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Episode 33 of 55

Ex-Sex Trafficking Prosecutor Unpacks the Early Stages of Ghislaine Maxwell's Trial (Feat. Mitchell Epner)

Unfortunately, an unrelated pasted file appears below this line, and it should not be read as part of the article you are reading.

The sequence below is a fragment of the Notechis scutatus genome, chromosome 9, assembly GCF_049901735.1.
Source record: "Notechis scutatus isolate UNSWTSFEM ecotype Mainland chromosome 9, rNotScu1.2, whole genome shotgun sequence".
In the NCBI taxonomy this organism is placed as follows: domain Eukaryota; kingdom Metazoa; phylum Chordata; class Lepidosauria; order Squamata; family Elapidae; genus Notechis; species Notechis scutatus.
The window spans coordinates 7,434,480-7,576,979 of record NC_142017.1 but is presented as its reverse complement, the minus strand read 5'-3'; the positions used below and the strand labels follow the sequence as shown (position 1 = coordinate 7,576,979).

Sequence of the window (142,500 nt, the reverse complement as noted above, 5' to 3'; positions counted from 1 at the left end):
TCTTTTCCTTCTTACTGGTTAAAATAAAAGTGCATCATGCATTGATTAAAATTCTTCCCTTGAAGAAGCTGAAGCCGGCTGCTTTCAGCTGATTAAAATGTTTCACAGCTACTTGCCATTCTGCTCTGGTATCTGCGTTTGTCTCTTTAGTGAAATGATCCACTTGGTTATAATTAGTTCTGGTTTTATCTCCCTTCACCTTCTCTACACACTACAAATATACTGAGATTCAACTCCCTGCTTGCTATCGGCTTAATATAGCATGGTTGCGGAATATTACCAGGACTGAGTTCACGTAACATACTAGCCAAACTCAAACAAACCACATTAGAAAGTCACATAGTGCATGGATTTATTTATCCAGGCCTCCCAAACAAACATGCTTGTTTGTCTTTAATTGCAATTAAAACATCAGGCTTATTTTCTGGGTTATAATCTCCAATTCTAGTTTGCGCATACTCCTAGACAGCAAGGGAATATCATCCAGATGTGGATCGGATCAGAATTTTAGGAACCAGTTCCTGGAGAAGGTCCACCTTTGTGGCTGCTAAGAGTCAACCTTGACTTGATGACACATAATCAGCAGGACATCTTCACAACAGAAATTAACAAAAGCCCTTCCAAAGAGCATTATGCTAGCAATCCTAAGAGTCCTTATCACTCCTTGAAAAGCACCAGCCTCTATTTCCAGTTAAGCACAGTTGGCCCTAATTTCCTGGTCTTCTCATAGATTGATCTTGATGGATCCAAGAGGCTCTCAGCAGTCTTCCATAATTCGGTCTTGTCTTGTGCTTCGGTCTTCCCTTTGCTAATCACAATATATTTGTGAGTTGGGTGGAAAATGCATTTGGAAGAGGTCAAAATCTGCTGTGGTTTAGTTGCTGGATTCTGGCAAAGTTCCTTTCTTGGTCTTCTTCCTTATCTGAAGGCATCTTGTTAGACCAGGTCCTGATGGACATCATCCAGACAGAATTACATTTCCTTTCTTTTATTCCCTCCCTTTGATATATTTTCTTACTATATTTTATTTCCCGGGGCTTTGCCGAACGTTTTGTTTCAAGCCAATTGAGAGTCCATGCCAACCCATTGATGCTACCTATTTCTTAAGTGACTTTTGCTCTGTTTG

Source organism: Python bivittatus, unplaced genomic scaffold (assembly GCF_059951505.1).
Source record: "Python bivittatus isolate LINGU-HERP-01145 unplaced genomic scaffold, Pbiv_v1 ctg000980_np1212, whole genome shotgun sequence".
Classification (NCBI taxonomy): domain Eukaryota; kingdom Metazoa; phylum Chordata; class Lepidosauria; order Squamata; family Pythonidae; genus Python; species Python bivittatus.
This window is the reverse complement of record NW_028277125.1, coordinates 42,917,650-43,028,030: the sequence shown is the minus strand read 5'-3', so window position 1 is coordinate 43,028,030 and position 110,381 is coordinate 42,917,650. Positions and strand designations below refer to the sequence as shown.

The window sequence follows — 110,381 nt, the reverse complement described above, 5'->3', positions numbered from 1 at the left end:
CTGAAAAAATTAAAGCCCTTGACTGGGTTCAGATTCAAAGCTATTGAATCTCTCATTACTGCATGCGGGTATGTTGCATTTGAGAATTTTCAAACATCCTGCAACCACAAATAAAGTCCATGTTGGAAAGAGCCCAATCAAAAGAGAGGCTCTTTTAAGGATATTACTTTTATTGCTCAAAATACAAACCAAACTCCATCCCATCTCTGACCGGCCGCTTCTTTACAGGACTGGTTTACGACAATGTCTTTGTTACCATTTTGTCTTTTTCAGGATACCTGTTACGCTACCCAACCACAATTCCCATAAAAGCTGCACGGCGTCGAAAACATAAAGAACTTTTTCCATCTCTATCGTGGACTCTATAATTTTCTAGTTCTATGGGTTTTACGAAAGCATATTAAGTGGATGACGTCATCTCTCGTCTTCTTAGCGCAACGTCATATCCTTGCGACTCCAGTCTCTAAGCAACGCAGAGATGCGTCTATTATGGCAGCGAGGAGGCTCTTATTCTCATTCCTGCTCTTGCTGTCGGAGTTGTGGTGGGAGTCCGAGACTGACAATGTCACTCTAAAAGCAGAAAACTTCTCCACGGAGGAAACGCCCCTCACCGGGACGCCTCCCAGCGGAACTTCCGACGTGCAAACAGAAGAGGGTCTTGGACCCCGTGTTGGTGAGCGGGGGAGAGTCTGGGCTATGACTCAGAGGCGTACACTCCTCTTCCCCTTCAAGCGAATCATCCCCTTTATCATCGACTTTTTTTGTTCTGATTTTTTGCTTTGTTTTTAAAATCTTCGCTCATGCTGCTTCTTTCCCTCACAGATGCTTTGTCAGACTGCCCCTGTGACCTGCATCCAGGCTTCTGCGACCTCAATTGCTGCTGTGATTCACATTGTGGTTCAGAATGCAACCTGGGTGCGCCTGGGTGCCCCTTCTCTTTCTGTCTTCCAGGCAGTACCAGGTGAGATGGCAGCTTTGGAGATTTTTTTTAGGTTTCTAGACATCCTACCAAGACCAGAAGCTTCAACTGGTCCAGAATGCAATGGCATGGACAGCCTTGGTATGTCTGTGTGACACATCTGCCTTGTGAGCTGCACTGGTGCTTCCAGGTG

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In 2000, former President Bill Clinton signed the Victims of Trafficking and Violence Protection Act, a landmark piece of legislation later reauthorized by his successors that protect survivors with tools like "T" visas and stiff penalties for alleged perpetrators."Prior to that, victims were loathe to cooperate, because they would often be shipped back to towns where the traffickers held power and could exact awful reprisals," attorney Mitchell Epner, a former federal prosecutor who led intake on sex-trafficking cases in the District of New Jersey in 2003 and 2004, told Law&Crime. "Traffickers would often threaten girls and women that, if they cooperated with police/prosecutors, they would be killed in hideous fashion after being deported."Now of counsel with the firm Rottenberg Lipman Rich PC, Epner drew from his experiences navigating that then-nascent prosecutorial tool to offer insights into the trial of Ghislaine Maxwell. She stands accused of sexually trafficking minors for Jeffrey Epstein and enticed them to travel to perform illegal sex acts.If convicted of all charges, Maxwell, 59, can be imprisoned effectively for the rest of her life.Offering analysis at length in a Zoom interview, Epner told Law&Crime's podcast "Objections: with Adam Klasfeld" that the outcome of Maxwell's trial will depend less on the panel's studious parsing of the various exhibits that come into evidence.Instead, Maxwell's fate will hinge upon something more fundamental: whose account the jury believes.Quoting the famed trial lawyer Gerry Spence, Epner said: "Facts are not persuasive; stories are."See Privacy Policy at and California Privacy Notice at